22Pidgeotto 1st Edition Base SetPSA 10$150
23Arcanine 1st Edition Base SetPSA 10$85
24Charmeleon 1st Edition Base SetPSA 10$180
25Dewgong 1st Edition Base SetPSA 10$45
26Dratini 1st Edition Base SetPSA 10$150
27Farfetch'D 1st Edition Base SetPSA 10$75
28Growlithe 1st Edition Base SetPSA 10$125
29Haunter 1st Edition Base SetPSA 10$130
30Ivysaur 1st Edition Base SetPSA 10$135
31Jynx 1st Edition Base SetPSA 10$120
32Kadabra 1st Edition Base SetPSA 10$135
33Kakuna 1st Edition Base SetPSA 10$35
34Machoke 1st Edition Base SetPSA 10$75
35Magikarp 1st Edition Base SetPSA 10$75
36Magmar 1st Edition Base SetPSA 10$45
37Nidorino 1st Edition Base SetPSA 10$30
38Poliwhirl 1st Edition Base SetPSA 10$50
39Porygon 1st Edition Base SetPSA 10$60
40Raticate 1st Edition Base SetPSA 10$45
41Seel 1st Edition Base SetPSA 10$38
42Wartortle 1st Edition Base SetPSA 10$375
43Abra 1st Edition Base SetPSA 10$35
44Bulbasaur 1st Edition Base SetPSA 10$130
45Caterpie 1st Edition Base SetPSA 10$80
46Charmander 1st Edition Base SetPSA 10$75
47Diglett 1st Edition Base SetPSA 10$30
48Doduo 1st Edition Base SetPSA 10$30
49Drowzee 1st Edition Base SetPSA 10$30
50Gastly 1st Edition Base SetPSA 10$30
51Koffing 1st Edition Base SetPSA 10$30
52Machop 1st Edition Base SetPSA 10$30
53Magnemite 1st Edition Base SetPSA 10$30
54Metapod 1st Edition Base SetPSA 10$30
55Nidoran 1st Edition Base SetPSA 10$30
56Onix 1st Edition Base SetPSA 10$35
57Pidgey 1st Edition Base SetPSA 10$30
58Pikachu Red Cheeks1st Edition Base SetPSA 10$250
58Pikachu Yellow Cheeks1st Edition Base SetPSA 10$110
59Poliwag 1st Edition Base SetPSA 10$30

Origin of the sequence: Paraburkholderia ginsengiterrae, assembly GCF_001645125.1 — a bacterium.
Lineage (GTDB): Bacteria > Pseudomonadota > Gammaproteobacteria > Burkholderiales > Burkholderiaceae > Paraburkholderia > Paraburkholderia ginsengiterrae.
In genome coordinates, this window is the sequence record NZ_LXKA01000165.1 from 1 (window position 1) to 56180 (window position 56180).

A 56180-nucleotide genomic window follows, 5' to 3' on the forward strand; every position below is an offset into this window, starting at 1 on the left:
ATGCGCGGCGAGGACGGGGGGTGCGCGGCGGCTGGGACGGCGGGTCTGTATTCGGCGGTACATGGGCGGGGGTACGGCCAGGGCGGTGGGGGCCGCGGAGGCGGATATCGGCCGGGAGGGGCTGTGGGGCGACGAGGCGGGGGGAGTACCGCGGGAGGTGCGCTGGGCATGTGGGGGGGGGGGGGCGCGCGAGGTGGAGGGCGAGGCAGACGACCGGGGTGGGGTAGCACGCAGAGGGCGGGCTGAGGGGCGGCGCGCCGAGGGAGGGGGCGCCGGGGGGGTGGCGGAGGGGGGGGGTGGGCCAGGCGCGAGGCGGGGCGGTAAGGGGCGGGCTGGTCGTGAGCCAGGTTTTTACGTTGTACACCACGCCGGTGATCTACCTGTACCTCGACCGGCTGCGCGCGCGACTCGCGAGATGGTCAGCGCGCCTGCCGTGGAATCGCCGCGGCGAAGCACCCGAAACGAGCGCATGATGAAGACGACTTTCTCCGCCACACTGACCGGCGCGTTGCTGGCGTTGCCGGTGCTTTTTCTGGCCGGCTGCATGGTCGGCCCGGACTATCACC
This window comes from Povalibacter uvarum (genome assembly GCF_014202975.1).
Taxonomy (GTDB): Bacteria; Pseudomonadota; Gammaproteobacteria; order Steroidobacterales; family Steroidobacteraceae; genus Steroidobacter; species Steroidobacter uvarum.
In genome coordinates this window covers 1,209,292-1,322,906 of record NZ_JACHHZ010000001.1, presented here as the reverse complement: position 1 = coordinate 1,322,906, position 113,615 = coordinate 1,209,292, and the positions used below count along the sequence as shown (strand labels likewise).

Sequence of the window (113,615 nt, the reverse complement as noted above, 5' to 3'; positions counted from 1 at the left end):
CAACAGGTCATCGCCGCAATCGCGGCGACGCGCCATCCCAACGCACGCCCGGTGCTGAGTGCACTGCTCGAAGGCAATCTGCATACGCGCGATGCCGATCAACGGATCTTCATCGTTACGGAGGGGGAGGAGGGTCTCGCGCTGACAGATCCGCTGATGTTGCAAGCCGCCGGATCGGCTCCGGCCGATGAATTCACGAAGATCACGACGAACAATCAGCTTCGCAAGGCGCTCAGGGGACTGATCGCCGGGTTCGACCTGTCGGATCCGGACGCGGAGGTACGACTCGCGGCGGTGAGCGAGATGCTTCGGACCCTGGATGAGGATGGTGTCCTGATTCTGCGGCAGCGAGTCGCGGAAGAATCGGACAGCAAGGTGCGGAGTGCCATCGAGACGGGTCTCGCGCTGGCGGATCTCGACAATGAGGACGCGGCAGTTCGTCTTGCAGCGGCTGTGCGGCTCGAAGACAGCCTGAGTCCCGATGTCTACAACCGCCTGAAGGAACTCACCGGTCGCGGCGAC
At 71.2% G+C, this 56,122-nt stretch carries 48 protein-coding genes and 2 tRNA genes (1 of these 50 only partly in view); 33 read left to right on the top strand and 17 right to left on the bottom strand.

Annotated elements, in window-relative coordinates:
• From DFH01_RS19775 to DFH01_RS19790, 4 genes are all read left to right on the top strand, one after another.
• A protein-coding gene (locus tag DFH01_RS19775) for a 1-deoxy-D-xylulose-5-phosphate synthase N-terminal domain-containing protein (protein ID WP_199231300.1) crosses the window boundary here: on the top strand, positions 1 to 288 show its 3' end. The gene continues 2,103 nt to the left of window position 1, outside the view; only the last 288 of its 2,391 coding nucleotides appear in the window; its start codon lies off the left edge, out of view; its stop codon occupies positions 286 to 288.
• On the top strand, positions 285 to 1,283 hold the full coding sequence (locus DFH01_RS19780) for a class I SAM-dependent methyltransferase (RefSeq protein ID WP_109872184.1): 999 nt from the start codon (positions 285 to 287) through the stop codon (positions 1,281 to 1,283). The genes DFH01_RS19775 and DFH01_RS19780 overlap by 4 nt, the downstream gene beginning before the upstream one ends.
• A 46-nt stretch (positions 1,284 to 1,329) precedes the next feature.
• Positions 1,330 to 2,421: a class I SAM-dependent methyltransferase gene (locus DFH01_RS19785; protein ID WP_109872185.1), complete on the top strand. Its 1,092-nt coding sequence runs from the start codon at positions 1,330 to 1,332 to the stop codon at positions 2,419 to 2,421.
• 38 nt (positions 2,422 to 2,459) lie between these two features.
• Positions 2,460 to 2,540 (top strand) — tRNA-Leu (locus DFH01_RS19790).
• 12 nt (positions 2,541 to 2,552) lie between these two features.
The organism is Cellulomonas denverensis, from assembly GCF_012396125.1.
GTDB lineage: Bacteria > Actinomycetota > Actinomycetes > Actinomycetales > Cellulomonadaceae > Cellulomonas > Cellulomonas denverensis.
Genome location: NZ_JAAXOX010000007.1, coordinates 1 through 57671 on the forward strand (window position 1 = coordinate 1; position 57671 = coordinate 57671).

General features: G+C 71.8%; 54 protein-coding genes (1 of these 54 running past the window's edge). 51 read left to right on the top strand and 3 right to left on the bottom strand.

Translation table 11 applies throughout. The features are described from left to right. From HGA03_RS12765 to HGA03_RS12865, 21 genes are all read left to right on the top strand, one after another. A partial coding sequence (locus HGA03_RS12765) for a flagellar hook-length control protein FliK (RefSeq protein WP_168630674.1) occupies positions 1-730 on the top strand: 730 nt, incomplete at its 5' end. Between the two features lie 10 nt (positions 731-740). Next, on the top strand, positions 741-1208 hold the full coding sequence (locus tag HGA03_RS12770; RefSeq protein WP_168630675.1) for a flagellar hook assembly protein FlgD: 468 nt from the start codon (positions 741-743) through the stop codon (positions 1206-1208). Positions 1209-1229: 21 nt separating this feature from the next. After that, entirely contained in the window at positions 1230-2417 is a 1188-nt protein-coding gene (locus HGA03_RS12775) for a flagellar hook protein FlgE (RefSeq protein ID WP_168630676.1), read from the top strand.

60Ponyta 1st Edition Base SetPSA 10$30
61Rattata 1st Edition Base SetPSA 10$30
62Sandshrew 1st Edition Base SetPSA 10$30
63Squirtle 1st Edition Base SetPSA 10$75
64Starmie 1st Edition Base SetPSA 10$45
65Staryu 1st Edition Base SetPSA 10$30
66Tangela 1st Edition Base SetPSA 10$30
67Voltorb 1st Edition Base SetPSA 10$30
68Vulpix 1st Edition Base SetPSA 10$35
69Weedle 1st Edition Base SetPSA 10$38
70Clefairy Doll 1st Edition Base SetPSA 10$165
71Computer Search 1st Edition Base SetPSA 10$175
72Devolution Spray 1st Edition Base SetPSA 10$300
73Imposter Prof. Oak 1st Edition Base SetPSA 10$160
74Item Finder 1st Edition Base SetPSA 10$300
75Lass 1st Edition Base SetPSA 10$500
76Pokemon Breeder 1st Edition Base SetPSA 10$100
77Pokemon Trader 1st Edition Base SetPSA 10$160
78Scoop Up 1st Edition Base SetPSA 10$100
79Supr.Energy Removal 1st Edition Base SetPSA 10$175
80Defender 1st Edition Base SetPSA 10$100
81Energy Retrieval 1st Edition Base SetPSA 10$100
82Full Heal 1st Edition Base SetPSA 10$40
83Maintenance 1st Edition Base SetPSA 10$35
84Pluspower 1st Edition Base SetPSA 10$65
85Pokemon Center 1st Edition Base SetPSA 10$35
86Pokemon Flute 1st Edition Base SetPSA 10$100
87Pokedex 1st Edition Base SetPSA 10$65
88Professor Oak 1st Edition Base SetPSA 10$160
89Revive 1st Edition Base SetPSA 10$40
90Super Potion 1st Edition Base SetPSA 10$70
91Bill 1st Edition Base SetPSA 10$35
92Energy Removal 1st Edition Base SetPSA 10$40
93Gust of Wind 1st Edition Base SetPSA 10$40
94Potion 1st Edition Base SetPSA 10$35
95Switch 1st Edition Base SetPSA 10$35
96Double Colorless Energy 1st Edition Base SetPSA 10$80
97Fighting Energy 1st Edition Base SetPSA 10$20
98Fire Energy 1st Edition Base SetPSA 10$20
99Grass Energy 1st Edition Base SetPSA 10$22
100Lightning Energy 1st Edition Base SetPSA 10$20
101Psychic Energy 1st Edition Base SetPSA 10$20
102Water Energy 1st Edition Base SetPSA 10$24